The disciples left everything in order to follow Jesus that day. Everything. I wonder what all was involved in their “everythings?” I bet it included their jobs, large Jewish families, friends, home, safety from the Romans in charge of the country, steady income… I wonder what else? It was obviously a sacrifice. But, it was also worth their very lives. As far as we know, every disciple died as a martyr. Peter himself was crucified upside-down because he did not want to die the same way as his Lord. But, you never hear any of them complain about the lives they led after they were called.

As I enter this new year, I find myself so anxious to get on with life it’s almost unbearable. I’ve been waiting to be a full-time missionary since I was seven years old. And yet, have I really been waiting? Or have I just been waiting to leave the country and continue this job? This year, I’m looking forward to a new step in the direction Jesus is leading me. I look forward to “reeling in” lots of fish in a different country. But, I’m bothered about leaving behind everybody here who still hasn’t been “caught in the net.” I’m glad my friends are staying behind because somebody needs to go fishing here in America.

May 2009 be one awesome year of fishing for every one of us. May our lines break, our nets rip, our boats sink, and our arms get sore from reeling in all the lost souls of this world! I’m so glad Jesus is standing on shore, cheering us on in this intense labor, waiting for us to come home with our catch.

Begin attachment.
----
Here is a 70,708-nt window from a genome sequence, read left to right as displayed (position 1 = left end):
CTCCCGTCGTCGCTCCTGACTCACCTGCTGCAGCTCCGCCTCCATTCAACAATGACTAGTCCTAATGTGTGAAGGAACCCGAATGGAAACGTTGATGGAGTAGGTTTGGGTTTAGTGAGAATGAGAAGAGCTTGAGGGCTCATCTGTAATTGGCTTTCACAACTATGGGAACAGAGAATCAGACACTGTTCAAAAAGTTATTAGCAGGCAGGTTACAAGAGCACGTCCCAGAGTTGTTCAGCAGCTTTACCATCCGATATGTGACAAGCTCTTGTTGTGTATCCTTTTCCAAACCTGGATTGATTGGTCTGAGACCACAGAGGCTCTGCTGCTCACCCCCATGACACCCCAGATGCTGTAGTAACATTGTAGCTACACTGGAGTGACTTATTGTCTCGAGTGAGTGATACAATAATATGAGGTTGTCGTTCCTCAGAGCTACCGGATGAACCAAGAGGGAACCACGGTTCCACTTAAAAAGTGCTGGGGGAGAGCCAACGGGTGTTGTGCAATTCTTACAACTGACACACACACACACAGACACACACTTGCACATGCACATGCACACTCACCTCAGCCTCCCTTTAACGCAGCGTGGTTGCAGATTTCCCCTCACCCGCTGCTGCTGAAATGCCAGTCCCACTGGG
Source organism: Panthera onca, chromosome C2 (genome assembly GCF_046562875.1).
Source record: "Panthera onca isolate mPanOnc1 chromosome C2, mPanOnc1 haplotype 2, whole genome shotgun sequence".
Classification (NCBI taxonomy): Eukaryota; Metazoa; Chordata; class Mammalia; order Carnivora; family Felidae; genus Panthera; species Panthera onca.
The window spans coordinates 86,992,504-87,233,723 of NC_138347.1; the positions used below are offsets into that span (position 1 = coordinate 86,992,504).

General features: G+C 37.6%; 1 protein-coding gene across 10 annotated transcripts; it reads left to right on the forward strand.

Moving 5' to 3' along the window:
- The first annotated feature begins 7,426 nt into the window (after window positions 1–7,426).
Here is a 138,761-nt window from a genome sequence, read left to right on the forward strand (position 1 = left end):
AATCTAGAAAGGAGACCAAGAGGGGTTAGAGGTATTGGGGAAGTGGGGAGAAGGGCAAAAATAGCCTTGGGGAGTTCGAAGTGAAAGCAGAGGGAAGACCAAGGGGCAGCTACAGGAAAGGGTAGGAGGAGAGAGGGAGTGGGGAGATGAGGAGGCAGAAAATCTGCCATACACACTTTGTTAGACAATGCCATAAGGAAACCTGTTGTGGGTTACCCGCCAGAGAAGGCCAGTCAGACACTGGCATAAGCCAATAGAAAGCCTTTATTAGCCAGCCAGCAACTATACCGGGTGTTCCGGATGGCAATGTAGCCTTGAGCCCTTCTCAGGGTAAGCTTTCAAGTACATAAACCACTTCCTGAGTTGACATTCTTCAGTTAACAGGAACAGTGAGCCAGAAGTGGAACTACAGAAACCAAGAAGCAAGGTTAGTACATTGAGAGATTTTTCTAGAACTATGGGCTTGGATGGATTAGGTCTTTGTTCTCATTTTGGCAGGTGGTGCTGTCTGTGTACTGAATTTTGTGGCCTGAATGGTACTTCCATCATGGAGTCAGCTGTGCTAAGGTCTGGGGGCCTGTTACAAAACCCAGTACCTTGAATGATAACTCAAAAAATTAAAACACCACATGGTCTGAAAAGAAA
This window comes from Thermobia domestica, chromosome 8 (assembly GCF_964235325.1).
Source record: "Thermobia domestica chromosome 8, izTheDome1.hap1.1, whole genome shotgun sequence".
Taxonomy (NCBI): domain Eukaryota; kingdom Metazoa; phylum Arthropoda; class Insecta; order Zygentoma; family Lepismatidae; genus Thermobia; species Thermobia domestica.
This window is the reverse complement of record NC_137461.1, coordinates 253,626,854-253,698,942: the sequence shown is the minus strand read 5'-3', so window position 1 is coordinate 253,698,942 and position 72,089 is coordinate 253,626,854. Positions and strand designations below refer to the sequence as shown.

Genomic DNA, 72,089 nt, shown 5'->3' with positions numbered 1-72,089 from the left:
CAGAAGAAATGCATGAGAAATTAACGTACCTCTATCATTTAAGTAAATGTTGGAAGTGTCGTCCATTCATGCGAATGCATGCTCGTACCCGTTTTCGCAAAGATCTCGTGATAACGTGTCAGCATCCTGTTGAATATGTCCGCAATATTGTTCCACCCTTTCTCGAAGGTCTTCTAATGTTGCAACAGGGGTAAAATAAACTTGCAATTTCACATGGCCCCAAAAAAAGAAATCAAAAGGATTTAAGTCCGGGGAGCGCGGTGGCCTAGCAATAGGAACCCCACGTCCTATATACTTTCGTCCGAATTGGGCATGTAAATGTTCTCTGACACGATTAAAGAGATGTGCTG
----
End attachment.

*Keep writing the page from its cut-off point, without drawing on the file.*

Things To Look Forward To.

I’m not a fan of New Year’s resolutions. In fact, I try not to make them because I just know I’ll break them! And not keeping my promises just kills me. So, instead, I write in my journal every year kind of a recap of the year and some questions for the new year. It’s always fun to look back at my previous New Year’s Eve entries and see what kinds of things I was looking forward to in the year that was coming, that is now passed. This year, I find myself with TONS of questions and an awful lot to recap. It took me a few hours to get it all written down. The majority of questions that I have for the new year, though, are focused on things that I’m looking forward to. A few months ago, I was terrified about the new year and leaving. Now, I’m finally (finally!!) getting butterflies of excitement when I think about the trip and the move. God has done a real work in my life to get me to this point. Here’s a partial list of some of the things I’m looking forward to in 2009. Some of them made into my journal, some of them did not. What are YOU looking forward to in 2009? Leave a comment ~ I’d love to hear!